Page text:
Teachers on government’s neck


By Faith Kamtambe & Peter Kanjere:

Local Government Service Commission and Education, Science and Technology Ministry are reportedly struggling to shortlist teachers for interviews as the authorities are overwhelmed, having received about 60,000 applications for promotions.

Teachers Union of Malawi (Tum) Secretary General, Charles Kumchenga, Sunday said although the government is insisting that it is not struggling to promote the teachers, none has been promoted yet.


“In fact, we are meeting the ministry Monday[today] to get an update on how far they have gone with this issue. Issues of promotion take time as there are many processes. We are not satisfied with the progress on the issue. Before the promotions are done, there is shortlisting, sending invitations, attending interviews and selection,” Kumchenga said.

The increase in the number of applicants has reportedly halted the progress of the promotions.

The commission is responsible for shortlisting primary school teachers for promotion whereas the ministry handles promotions of secondary school teachers.


The demand for more promotions comes after the government decided to promote 14,000 teachers early this year out of 80,000.

However, Tum described the move as a mockery and wrote the ministry, asking the government to consider promoting additional teachers by the end of this month.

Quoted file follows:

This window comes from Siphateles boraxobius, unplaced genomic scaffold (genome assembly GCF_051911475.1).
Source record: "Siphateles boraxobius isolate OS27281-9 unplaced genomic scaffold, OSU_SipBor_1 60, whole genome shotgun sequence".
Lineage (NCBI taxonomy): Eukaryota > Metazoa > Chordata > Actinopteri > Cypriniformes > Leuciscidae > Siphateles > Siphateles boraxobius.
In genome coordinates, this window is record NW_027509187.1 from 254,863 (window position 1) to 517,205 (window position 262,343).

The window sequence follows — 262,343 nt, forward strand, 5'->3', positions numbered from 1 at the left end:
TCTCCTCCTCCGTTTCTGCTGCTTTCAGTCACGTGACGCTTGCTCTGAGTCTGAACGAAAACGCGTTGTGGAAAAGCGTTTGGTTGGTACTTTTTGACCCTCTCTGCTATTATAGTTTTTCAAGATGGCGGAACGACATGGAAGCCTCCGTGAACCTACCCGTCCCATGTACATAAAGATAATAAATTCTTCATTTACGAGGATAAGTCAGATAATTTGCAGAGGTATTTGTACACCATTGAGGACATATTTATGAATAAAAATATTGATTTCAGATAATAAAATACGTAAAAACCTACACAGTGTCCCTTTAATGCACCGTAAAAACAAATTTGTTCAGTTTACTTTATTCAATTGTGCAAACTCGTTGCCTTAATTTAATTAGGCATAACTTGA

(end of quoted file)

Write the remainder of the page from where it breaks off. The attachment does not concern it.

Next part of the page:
Kumchenga said the teachers have given the government up to March 30 2019 to promote 25,000 teachers in the primary school section and 15,000 teachers in secondary and teacher training colleges.

Tum has threatened that teachers would down tools if the deadline passes.

In a related development, Kumchenga said the government has reportedly rescinded its decision to leave out some lecturers who were not considered for promotions from teacher training colleges (TCCs).

“The government left out some lecturers saying their qualification is for secondary school and not TCC qualification. The teachers complained to us, asking that we should get an injunction. We took the matter to the government and they have rescinded the decision,” he said.

But the ministry’s principal secretary, Justin Saidi, last week Wednesday dismissed Tum’s claims on the issue of teachers promotions.

“It is not true that they are struggling. They are doing their normal work and the process is continuing. It is like a process with examinations where sometimes you need not to go out and say we have marked 10 subjects and we are remaining with four subjects,” he said.

“It is quite a good number that applied and we are now in the final stages of releasing whatever we have. At the moment, it is difficult to say how many but we are on course and, very shortly, expect the results. Short-listing people is a confidential matter.”

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